Here’s what stock-market experts are blaming Friday’s wild price swings—and it’s not just quadruple witching

Friday is shaping up to be a doozy of a session on Wall Street, capping what has been a stomach-churning ride in markets over the past few weeks.

“Please fasten your seat belts and return your tray table to its full upright and locked position,” quipped Art Hogan, chief market strategist at National Securities Corporation, in comments to MarketWatch Friday afternoon.

The U.S. stock market’s Friday action seems particularly frenetic, and experts say that investors can attribute at least a part of the session’s moves to one novel factor: quadruple witching.

“This is the classic definition of volatility; big swings in both directions,” Randy Frederick, managing director trading and derivatives at Charles Schwab & Co., told MarketWatch on Friday.

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Quadruple witching, occurs on the third Friday of the month of every quarter, in March, June, September, and December, and refers to the simultaneous expiration of single-stock options, single-stock futures, and stock-index options and stock-futures.

On Friday, the Dow Jones Industrial Average
traded at a low of 35,284, down 1.7% or 613 points, until paring losses in afternoon trade. The decline for the blue-chip index at its least severe on Friday intraday was down by 98 points.

The Nasdaq Composite Index
which is up 0.4%, has seen even more pronounced moves, and was up 108 points, or 0.7%, at its intrasession peak and down 1.4% or about 200 points at the day’s low.

The S&P 500
meanwhile, was off 0.5%, at 4,645, but had been as low 4,600.22 on the session and up around 4,666.70.

However, quad witching isn’t the only factor whipsawing markets.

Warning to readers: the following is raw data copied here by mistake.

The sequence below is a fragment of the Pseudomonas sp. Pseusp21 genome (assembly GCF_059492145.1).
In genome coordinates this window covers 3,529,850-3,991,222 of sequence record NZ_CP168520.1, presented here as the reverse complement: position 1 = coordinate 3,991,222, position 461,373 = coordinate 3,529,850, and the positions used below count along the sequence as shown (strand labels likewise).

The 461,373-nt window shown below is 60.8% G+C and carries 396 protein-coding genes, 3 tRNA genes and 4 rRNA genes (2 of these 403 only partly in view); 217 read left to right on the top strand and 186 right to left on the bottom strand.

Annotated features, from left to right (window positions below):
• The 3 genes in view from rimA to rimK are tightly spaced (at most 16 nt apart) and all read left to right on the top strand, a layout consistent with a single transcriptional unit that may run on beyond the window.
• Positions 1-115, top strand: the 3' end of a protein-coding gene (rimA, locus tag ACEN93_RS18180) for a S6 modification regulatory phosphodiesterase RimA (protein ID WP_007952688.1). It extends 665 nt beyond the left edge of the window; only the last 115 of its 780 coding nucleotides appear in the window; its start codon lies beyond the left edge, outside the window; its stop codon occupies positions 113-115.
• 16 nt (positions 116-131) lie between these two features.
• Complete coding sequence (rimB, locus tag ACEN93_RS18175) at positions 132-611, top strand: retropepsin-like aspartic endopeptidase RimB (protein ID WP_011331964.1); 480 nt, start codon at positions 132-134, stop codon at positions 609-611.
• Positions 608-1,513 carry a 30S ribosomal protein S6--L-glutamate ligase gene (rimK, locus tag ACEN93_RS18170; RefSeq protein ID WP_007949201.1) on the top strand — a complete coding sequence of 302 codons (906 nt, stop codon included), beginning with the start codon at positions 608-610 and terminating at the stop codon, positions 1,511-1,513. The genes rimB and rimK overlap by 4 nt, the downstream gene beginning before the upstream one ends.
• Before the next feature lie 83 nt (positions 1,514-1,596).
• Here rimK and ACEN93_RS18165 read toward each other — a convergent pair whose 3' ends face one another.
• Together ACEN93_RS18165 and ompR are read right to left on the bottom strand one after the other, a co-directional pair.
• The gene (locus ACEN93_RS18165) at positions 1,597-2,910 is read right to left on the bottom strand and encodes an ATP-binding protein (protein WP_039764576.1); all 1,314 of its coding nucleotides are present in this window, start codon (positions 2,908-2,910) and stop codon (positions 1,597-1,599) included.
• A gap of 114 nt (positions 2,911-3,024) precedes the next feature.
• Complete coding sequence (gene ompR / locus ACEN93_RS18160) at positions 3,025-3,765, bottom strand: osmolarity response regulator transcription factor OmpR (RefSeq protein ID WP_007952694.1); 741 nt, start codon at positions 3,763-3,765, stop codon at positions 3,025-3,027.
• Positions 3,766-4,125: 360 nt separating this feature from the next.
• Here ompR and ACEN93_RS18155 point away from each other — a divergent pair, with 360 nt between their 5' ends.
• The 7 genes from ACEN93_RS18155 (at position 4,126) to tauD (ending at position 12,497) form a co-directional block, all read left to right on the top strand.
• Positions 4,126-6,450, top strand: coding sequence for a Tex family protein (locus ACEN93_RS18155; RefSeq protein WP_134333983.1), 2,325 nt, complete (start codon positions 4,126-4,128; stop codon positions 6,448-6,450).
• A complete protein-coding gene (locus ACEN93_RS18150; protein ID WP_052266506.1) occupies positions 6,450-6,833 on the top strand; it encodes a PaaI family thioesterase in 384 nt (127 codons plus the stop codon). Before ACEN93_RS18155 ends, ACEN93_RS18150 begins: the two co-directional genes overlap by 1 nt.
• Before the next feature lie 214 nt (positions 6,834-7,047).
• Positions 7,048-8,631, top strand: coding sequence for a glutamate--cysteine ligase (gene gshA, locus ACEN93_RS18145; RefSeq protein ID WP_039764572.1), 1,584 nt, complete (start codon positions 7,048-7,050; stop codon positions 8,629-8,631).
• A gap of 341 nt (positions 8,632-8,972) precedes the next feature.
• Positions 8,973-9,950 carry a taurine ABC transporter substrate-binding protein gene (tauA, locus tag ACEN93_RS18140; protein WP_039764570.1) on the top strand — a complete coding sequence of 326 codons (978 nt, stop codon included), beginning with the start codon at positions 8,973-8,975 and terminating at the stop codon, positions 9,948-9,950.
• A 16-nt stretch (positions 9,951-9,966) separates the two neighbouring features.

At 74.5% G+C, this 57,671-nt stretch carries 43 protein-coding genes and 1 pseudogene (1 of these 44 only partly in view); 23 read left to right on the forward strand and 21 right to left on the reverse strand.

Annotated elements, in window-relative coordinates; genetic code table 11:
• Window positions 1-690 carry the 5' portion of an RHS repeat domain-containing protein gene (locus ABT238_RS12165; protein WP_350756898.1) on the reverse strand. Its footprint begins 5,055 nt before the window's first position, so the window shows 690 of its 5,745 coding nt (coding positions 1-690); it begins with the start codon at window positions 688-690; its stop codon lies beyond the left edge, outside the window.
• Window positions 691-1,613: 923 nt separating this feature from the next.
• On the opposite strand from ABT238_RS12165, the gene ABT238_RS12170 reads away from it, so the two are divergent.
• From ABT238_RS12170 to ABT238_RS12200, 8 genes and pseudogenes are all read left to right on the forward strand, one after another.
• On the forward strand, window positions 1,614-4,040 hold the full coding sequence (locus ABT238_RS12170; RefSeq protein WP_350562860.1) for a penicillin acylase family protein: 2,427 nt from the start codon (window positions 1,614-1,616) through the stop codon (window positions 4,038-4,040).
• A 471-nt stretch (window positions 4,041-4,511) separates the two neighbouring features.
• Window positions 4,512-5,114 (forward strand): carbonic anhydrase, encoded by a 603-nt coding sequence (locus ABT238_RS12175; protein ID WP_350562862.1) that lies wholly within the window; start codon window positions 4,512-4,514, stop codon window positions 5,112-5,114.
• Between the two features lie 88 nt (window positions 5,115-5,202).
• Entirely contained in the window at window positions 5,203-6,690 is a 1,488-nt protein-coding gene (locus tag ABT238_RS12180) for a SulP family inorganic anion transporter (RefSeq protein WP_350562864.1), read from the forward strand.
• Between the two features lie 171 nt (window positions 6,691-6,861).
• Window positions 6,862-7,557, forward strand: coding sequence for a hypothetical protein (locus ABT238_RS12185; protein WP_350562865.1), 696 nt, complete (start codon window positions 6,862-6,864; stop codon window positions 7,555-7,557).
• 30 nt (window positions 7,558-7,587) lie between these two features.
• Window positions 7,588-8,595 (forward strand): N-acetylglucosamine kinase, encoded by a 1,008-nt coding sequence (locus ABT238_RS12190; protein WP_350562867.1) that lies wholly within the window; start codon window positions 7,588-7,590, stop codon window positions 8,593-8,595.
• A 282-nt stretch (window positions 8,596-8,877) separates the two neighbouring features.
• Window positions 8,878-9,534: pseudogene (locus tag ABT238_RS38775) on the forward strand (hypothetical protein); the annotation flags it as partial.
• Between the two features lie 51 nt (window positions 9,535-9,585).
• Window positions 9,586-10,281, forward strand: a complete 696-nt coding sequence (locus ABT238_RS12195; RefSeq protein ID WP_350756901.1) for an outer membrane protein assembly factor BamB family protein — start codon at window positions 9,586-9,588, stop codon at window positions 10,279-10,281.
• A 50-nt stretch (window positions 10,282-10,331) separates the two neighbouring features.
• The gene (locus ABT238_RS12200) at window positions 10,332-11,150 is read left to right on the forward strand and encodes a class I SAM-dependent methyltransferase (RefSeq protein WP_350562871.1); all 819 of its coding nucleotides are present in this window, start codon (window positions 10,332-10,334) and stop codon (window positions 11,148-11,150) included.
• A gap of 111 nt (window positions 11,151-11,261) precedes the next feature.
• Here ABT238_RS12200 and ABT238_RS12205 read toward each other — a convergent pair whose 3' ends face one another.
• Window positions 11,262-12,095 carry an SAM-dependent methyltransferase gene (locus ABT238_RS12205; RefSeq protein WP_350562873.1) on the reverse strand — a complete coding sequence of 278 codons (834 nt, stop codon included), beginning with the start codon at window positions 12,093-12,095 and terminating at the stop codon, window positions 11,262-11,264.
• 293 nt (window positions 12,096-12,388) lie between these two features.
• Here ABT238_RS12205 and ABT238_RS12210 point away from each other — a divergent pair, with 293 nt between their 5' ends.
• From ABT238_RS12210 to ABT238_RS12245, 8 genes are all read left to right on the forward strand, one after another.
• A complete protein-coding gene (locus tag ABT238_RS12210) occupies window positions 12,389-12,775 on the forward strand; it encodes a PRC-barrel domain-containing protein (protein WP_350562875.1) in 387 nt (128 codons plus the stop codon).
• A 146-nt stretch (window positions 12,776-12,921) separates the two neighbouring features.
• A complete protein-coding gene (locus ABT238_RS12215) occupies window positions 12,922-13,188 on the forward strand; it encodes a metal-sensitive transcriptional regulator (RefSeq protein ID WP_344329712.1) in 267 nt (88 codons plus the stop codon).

Equity markets have been experiencing gyrations since the Federal Reserve on Wednesday confirmed plans step up the pace of reducing market-supportive accommodations by tapering bond purchases at a more accelerated rate. On top of that, the central bank’s projections for interest rates point to three quarter-of-a-percentage-point increases in benchmark federal funds rates, which currently stand at a range between 0% and 0.25%.

Frederick said that amplifying the moves is concerns about “high interest rates,” and the battle playing out between those positioning for a higher interest-rate environment and those “who are worried about high inflation.”

National’s Hogan emphasized that usually quad witching isn’t as much of a factor but the volume of contract expirations, which was at a 10-year high, also was contributing to the outsize swings.

“Quad-witching days are always volatile, but this one also has the accompaniment of investors rerating long duration growth names for the rising rate environment,” he said.

Hogan added that concerns about the path of the omicron variant of the coronavirus that causes COVID-19 also was intensifying rotational shifts and increase volatility.’

Indeed, President Joe Biden on Thursday warned that hospitals could be overwhelmed, as the omicron variant spreads rapidly across the U.S., declaring the potential for a “winter of severe illness and death,” speaking at a White House briefing. The progress of the illness has raised some doubts about the economy and the reaction of central banks to the persistent pandemic.

Usually, the settlement of contracts on quad witching tend to lead to outsize volumes on the day but particularly in the open and close, analysts and traders have said.

History indicates that quad witching days haven’t been good for the S&P 500, at least for the bulls. But the declines have been modest. Over the past 10 years, the S&P 500 has declined 0.28% on the day.

via Randy Frederick

Frederick notes that the S&P 500 has declined in each of the past four quad witching occurrences.

That said, moves in the Cboe Volatility Index
or VIX, were relatively subdued, considering the market’s intraday ructions. The VIX, which is used to express market expectations for moves in the S&P 500 in the coming 30-day period, was up by around 1%. The index tends to move inversely with stock moves.

The 10-year Treasury note yield
however was hanging around 1.41% and had hit a low around 1.37%, according to FactSet. The moves imply that investors may be harboring some concerns about the longer-term outlook for the market and the economy as the country attempts to navigate the pandemic headed into 2022.